Photo by Stephen Belcher

Rhino Protection Units in Java, Indonesia

The world’s sole remaining population of the Javan rhino – numbering merely 67 individuals – lives in Ujung Kulon National Park on the island of Java. Javan rhinos have survived in Ujung Kulon because they are protected year-round by Rhino Protection Units (RPUs), four-man units that patrol the park a minimum of 15 days per month, year-round, tracking rhinos, and apprehending poachers and encroachers.

Onpatrol, RPUs also collect data on all rhinos signs they encounter – footprints, wallows, feces, and evidence of feeding. These data tell us about population distribution, ranging behavior, new births, and more – critical information that helps park authorities and government officials decide how to manage and protect this Critically Endangered rhino population.

When you donate to IRF’s Rally for Rangers campaign, you’ll help Rhino Protection Units get the equipment they need to monitor and protect the world’s only population of Javan rhinos.

Interview with Endin, Ujung Kulon Rhino Protection Unit Member, Java, Indonesia

How long have you been a ranger?
My name is Endin and I have been working for 10 years as an RPU member.

Why did you decide to become a ranger?
There are several reasons: First, I am from Banten Province and I live near Ujung Kulon NP. Second, I would like to protect Javan Rhinos and also learn about this species more deeply. Finally, I need a job for my family and becoming a RPU member is a prestigious job. I am proud to be in a RPU.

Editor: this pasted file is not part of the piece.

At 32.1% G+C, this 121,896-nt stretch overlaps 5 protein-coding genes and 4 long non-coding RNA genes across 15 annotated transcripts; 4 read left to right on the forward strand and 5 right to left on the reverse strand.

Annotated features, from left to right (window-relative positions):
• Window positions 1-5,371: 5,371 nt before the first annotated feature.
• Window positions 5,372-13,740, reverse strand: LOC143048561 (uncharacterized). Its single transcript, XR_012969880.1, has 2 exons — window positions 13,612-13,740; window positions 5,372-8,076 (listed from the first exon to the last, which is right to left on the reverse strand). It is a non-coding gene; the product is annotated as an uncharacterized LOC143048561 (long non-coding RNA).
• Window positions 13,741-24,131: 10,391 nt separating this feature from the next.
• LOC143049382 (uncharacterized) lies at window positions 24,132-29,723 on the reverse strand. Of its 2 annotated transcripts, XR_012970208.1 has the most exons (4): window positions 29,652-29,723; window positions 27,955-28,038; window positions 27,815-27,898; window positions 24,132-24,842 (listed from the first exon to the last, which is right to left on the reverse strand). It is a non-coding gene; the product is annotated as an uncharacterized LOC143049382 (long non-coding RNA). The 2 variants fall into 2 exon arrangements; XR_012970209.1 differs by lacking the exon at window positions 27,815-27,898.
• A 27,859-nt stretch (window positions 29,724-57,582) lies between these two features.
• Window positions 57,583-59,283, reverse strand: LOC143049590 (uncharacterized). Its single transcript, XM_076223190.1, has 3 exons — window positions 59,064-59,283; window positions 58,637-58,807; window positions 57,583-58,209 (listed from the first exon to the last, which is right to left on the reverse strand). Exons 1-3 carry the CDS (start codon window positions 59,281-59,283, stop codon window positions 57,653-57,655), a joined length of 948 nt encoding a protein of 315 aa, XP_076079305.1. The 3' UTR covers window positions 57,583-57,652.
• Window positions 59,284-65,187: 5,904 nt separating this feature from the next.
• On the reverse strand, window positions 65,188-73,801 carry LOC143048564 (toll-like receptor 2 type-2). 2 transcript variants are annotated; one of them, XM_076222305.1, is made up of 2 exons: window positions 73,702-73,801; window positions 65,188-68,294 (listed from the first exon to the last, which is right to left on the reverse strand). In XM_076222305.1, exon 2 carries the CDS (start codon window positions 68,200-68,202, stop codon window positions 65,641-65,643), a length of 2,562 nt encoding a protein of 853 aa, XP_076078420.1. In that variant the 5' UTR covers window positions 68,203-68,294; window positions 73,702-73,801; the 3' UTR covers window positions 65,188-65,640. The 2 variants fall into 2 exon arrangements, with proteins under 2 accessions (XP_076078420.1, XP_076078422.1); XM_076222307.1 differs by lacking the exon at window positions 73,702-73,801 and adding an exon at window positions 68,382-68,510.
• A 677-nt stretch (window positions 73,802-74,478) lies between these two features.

What do you find most fulfilling about your work?
I can protect Javan Rhinos. I also learn about how to build relationships with many people.

What’s the hardest part of your job?
The hardest part of my job is to make people understand about how important Javan Rhino are for our life, especially for illegal poachers, encroachers and illegal fishermen in UKNP. It is not easy to make them understand because they lack information and education. In addition, people have low incomes and so they do illegal activities within the national park.

What’s your most memorable story from your job?
When we see Javan Rhinos. It was very memorable for me because I believe many people would like to see this species but they are very rare and difficult to see. I am lucky I can see them because I am a RPU member.

How do you track rhinos?
We use patrol and survey methods to track the rhino. Usually we detect their tracks and then follow their signs. It is not easy and the probability to see them is low. I addition, we also don’t want to distract them.

What types of signs do you look for?
Footprints, dung, wallows, urine of rhino and feeding signs of Javan rhinos.

What data do you collect while on patrol? What equipment do you use?
We collect information on location, rhino signs, and all other data related to Javan rhinos. The equipment that we bring on patrol includes: GPS, camera, data sheet, tent, food, water and supplies for 15 days, compass, first aid kit, and other personal items.

What methods do you use to patrol – hiking, canoeing, motorbike, boat?
Mostly in Ujung Kulon we hike and patrol on foot. Sometimes we patrol using boat or canoe.

What does the data you collect tell us about the population of rhinos?
We usually measure footprints of rhinos and then put all the findings of rhino signs into our database with GPS coordinates. Sometimes we can see rhinos directly and take a picture but it is not easy. Overall, the activities of RPUs can tell us about population distribution of Javan rhinos in UKNP. The park also uses camera trap data to estimate the population number.

How often do you actually see a rhino?
I have seen a Javan rhino directly eight times during my 10 years patrolling.

 

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